Starship: a realistic Moon 2025 target?

On 18 November, SpaceX tested its giant Starship rocket for the second time. Although both parts of the craft exploded after just a few minutes of flight, Elon Musk’s project is making significant progress. Will it be enough for NASA to use for its missions to the moon, scheduled for 2025? The American space agency has every reason to be concerned.

Six months after its first flight, which ended in an explosion, Starship’s second test has once again resulted in the explosion of the spacecraft’s two stages. These could not be recovered, contrary to what was envisaged in the specifications. But there was an improvement. This time, the two parts of the spacecraft separated correctly, and the Starship module made it back into space. What happened during this eight-minute flight? Does this experience call into question NASA’s Artemis III lunar mission, scheduled for 2025?

An unpublished version of ‘the largest and most powerful rocket ever built’, according to a tweet from Franceinfo, was ready on 18 November in Boca Chica (south Texas). ‘It’s a monstrous rocket, a technological challenge to get off the ground’, explained Chloé Carrière, an aerospace engineer with a degree from EPFL, to the newspaper 20 Minutes. The operation seemed to be off to a good start, since all 33 engines of the propulsion stage, dubbed SuperHeavy, remained on. As a reminder, some engines had shut down during the first test. The 121-metre rocket lifted off at 7.03 am (2.03 pm in Paris), propelled by its 7,600-tonne engines.

Four minutes later, SuperHeavy and the Starship module separated correctly at an altitude of 75 kilometres. Then the situation got out of hand. According to Chloé Carrière, ‘the booster part failed to return to land, it’s still not very clear whether this was planned or not’. Reputed for its reusable Falcon 9 launchers, the SpaceX group will likely want to eventually reuse the huge and expensive SuperHeavy, which exploded during its descent. Finally, contact with Starship was broken at 7.11am, when the flight was supposed to last 90 minutes. The module, which had briefly passed into space, was due to return to Hawaii. It finally exploded in its turn.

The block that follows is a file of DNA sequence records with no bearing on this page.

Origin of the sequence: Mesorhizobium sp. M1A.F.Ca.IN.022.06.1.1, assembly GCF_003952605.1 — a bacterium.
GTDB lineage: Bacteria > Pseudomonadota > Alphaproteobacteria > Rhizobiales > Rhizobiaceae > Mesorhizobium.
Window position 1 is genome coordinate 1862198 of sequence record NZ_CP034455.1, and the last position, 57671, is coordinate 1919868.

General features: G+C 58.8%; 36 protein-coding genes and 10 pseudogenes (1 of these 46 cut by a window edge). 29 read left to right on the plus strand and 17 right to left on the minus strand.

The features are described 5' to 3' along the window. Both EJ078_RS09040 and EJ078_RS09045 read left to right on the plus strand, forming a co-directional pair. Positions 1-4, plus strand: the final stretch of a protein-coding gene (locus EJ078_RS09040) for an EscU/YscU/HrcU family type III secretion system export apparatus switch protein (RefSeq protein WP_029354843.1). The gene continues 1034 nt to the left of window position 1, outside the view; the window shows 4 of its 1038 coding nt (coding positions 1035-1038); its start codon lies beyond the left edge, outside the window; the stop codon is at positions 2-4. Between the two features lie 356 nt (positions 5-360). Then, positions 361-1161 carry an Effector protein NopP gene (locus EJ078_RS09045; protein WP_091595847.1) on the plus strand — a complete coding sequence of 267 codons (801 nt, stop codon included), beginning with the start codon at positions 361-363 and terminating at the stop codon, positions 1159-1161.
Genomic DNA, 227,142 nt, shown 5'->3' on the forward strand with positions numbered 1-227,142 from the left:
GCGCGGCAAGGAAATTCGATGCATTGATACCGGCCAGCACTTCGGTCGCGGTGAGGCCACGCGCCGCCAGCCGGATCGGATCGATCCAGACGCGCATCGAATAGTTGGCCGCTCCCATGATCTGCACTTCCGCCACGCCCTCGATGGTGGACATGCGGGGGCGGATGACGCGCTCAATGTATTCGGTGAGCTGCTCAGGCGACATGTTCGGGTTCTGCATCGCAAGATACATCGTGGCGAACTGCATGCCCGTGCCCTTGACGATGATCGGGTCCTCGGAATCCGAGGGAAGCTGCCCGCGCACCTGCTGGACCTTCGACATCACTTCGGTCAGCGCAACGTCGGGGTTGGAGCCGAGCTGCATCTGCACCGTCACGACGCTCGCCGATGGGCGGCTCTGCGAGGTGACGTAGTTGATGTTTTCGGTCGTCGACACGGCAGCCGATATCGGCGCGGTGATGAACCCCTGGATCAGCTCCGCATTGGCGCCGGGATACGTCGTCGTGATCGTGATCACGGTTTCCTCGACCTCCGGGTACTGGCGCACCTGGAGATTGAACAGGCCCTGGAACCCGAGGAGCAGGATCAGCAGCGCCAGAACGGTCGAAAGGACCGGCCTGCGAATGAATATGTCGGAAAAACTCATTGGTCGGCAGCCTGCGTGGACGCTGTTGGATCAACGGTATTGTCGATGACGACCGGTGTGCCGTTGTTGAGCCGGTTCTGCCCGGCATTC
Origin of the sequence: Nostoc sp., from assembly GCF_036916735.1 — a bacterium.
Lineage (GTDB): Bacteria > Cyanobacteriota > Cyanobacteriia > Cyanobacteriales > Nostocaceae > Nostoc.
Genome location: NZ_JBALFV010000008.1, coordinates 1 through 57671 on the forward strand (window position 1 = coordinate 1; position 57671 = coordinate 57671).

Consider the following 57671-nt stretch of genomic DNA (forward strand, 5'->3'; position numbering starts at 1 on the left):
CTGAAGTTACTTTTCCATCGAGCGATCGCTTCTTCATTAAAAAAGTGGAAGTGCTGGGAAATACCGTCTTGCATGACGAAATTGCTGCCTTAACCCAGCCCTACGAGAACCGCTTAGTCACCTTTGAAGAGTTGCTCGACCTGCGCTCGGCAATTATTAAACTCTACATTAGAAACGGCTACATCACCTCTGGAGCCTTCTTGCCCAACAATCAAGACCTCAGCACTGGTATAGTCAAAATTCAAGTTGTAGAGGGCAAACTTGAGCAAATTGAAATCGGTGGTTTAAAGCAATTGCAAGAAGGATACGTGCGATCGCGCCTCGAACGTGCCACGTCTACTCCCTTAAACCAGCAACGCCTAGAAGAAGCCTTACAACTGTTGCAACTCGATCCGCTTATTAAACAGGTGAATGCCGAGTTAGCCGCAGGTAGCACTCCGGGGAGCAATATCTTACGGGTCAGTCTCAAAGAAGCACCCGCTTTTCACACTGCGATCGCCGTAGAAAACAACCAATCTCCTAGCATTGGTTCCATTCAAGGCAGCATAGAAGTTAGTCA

Can we talk about a failure for SpaceX?

Clearly, SpaceX is not sending a good message by ending this test with a double explosion and charred debris. Many of the posts on X reflect observers’ disappointment with the mega-rocket.

Yet this second flight is far from being a total failure. “To borrow the English term successful failure, let’s say we’re on a successful failure, asserts Chloé Carrière. An observation shared by Thomas Pesquet: “Shivers down my spine today watching the successful launch of the #Starship! Impossible not to be enthusiastic even if not everything is perfect of course. BRAVO to the @SpaceX teams who are working like crazy in Boca Chica”, said the astronaut on X.

A lot of things have been validated in terms of the modifications undertaken by SpaceX, such as the launch pad, the simultaneous ignition of the 33 engines or the separation of the two stages. The Starship module also reached space by crossing the Kármán line (the boundary between the Earth’s atmosphere and space – 100 km above sea level), whereas the first rocket had had an erratic trajectory at an altitude of just a few kilometres.

The launch pad has also remained intact, despite having suffered major damage six months ago. Enough to satisfy Elon Musk. “I just inspected the Starship launch pad and it’s in great shape! No refurbishment needed on the water-cooled steel plate for the next launch. Congratulations to the @Spacex teams for engineering and building such a robust system so quickly!”.

The moon in 2025, an illusory date?

Despite all these positive points, however, Starship’s development does not seem fast enough to stick to the plans of NASA, which has signed a contract with SpaceX. A revised version of the rocket is to be used as a lunar lander to deliver astronauts to the Moon for the first time since 1972. Named Artemis III, this mission is officially scheduled for 2025. Seeing the module explode with two years to go may raise serious doubts about the realism of the project.

Although the rocket has been perfected in seven months, the timetable looks increasingly untenable. A tight schedule, which was already in motion last spring when SpaceX had not yet made its first flight. In these conditions, Artemis III is likely to be postponed until 2026 or 2027. The next few months will be closely watched to see how SpaceX progresses on Starship and, above all, how fast.

The boss of the US space agency, Bill Nelson, nevertheless congratulated the company on the ‘progress’ made on this launch. “Spaceflight is a bold adventure that requires a positive mindset and bold innovation. Today’s test is an opportunity to learn, and then to fly again, he said on X.

In addition to the Moon, Elon Musk wants to make Starship a ‘widespread means of transport to any destination in the Solar System’, Mars included. The billionaire plans to establish an autonomous colony on the Red Planet to make humanity a multi-planetary species.

By Nicolas Ruscher